The considerable ownership by private equity firms in Softchoice indicates that they collectively have a greater say in management and business strategy
61% of the business is held by the top 2 shareholders
If you want to know who really controls Softchoice Corporation (TSE:SFTC), then you’ll have to look at the makeup of its share registry. And the group that holds the biggest piece of the pie are private equity firms with 47% ownership. Put another way, the group faces the maximum upside potential (or downside risk).
And institutions on the other hand have a 31% ownership in the company. Large companies usually have institutions as shareholders, and we usually see insiders owning shares in smaller companies.
In the chart below, we zoom in on the different ownership groups of Softchoice.
See our latest analysis for Softchoice
What Does The Institutional Ownership Tell Us About Softchoice?
Many institutions measure their performance against an index that approximates the local market. So they usually pay more attention to companies that are included in major indices.
Softchoice already has institutions on the share registry. Indeed, they own a respectable stake in the company. This suggests some credibility amongst professional investors. But we can’t rely on that fact alone since institutions make bad investments sometimes, just like everyone does. If multiple institutions change their view on a stock at the same time, you could see the share price drop fast. It’s therefore worth looking at Softchoice’s earnings history below. Of course, the future is what really matters.
We note that hedge funds don’t have a meaningful investment in Softchoice. Looking at our data, we can see that the largest shareholder is Birch Hill Equity Partners Management Inc. with 47% of shares outstanding. In comparison, the second and third largest shareholders hold about 14% and 3.2% of the stock.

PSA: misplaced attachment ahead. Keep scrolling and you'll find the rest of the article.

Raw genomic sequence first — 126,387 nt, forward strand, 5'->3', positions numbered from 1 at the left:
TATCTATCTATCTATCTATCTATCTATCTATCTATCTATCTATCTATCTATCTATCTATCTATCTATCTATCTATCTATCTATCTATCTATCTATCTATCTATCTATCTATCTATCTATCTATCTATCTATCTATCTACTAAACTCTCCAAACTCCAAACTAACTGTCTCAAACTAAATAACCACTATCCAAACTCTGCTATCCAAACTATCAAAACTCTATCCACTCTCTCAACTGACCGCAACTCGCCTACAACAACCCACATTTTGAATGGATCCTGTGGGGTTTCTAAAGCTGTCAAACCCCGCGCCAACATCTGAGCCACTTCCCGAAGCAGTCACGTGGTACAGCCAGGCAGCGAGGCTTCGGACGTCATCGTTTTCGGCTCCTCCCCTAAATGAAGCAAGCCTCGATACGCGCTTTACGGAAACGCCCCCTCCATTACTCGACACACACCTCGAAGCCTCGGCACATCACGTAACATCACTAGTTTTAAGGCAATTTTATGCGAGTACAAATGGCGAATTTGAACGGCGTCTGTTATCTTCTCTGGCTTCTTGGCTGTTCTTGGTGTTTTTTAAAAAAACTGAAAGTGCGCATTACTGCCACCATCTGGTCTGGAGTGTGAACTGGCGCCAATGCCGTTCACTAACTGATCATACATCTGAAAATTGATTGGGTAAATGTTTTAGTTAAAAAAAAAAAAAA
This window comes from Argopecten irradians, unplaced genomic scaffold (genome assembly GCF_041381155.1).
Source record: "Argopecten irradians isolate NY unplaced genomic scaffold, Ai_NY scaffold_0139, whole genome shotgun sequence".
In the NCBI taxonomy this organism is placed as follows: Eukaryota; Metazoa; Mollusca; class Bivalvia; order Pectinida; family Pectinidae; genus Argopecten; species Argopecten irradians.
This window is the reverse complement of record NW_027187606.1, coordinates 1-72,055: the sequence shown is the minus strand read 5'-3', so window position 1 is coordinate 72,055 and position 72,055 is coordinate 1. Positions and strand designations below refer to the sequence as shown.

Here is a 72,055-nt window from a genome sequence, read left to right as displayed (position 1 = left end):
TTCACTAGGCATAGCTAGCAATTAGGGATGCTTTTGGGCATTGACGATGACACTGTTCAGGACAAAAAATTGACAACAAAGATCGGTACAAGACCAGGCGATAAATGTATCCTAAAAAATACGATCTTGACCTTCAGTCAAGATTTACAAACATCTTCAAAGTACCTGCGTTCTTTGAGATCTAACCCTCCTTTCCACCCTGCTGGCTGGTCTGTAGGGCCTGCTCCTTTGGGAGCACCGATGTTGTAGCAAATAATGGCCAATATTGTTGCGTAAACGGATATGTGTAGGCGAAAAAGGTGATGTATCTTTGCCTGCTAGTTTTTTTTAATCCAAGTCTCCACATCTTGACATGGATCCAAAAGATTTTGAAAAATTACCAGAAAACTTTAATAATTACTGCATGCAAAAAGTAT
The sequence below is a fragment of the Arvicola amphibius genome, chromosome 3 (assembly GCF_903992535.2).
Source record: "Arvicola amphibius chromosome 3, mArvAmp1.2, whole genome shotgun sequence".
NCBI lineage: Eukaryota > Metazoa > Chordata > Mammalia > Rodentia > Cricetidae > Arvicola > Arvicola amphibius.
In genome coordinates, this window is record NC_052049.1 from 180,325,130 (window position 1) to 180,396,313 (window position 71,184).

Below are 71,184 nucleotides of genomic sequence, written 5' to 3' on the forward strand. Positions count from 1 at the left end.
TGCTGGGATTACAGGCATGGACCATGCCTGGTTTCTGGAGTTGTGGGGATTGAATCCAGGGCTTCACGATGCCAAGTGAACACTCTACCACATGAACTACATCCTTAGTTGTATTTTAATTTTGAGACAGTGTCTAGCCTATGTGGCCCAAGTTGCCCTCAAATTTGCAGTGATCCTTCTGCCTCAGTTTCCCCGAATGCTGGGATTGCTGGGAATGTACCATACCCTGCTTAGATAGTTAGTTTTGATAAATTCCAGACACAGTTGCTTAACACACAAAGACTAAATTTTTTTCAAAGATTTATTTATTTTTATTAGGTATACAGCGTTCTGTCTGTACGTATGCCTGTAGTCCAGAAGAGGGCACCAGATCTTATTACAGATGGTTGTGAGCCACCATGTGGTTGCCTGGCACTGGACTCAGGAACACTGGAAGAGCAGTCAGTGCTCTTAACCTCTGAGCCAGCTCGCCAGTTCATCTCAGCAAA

A more detailed study of the shareholder registry showed us that 2 of the top shareholders have a considerable amount of ownership in the company, via their 61% stake.
Researching institutional ownership is a good way to gauge and filter a stock’s expected performance. The same can be achieved by studying analyst sentiments. There are a reasonable number of analysts covering the stock, so it might be useful to find out their aggregate view on the future.
The definition of an insider can differ slightly between different countries, but members of the board of directors always count. Company management run the business, but the CEO will answer to the board, even if he or she is a member of it.
I generally consider insider ownership to be a good thing. However, on some occasions it makes it more difficult for other shareholders to hold the board accountable for decisions.
Our most recent data indicates that insiders own some shares in Softchoice Corporation. As individuals, the insiders collectively own CA$36m worth of the CA$932m company. This shows at least some alignment. You can click here to see if those insiders have been buying or selling.
General Public Ownership
With a 18% ownership, the general public, mostly comprising of individual investors, have some degree of sway over Softchoice. While this size of ownership may not be enough to sway a policy decision in their favour, they can still make a collective impact on company policies.
Private Equity Ownership
With a stake of 47%, private equity firms could influence the Softchoice board. Some investors might be encouraged by this, since private equity are sometimes able to encourage strategies that help the market see the value in the company. Alternatively, those holders might be exiting the investment after taking it public.
It’s always worth thinking about the different groups who own shares in a company. But to understand Softchoice better, we need to consider many other factors. For instance, we’ve identified 2 warning signs for Softchoice that you should be aware of.
Ultimately the future is most important. You can access this free report on analyst forecasts for the company.
NB: Figures in this article are calculated using data from the last twelve months, which refer to the 12-month period ending on the last date of the month the financial statement is dated. This may not be consistent with full year annual report figures.
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This article by Simply Wall St is general in nature. We provide commentary based on historical data and analyst forecasts only using an unbiased methodology and our articles are not intended to be financial advice. It does not constitute a recommendation to buy or sell any stock, and does not take account of your objectives, or your financial situation. We aim to bring you long-term focused analysis driven by fundamental data. Note that our analysis may not factor in the latest price-sensitive company announcements or qualitative material. Simply Wall St has no position in any stocks mentioned.
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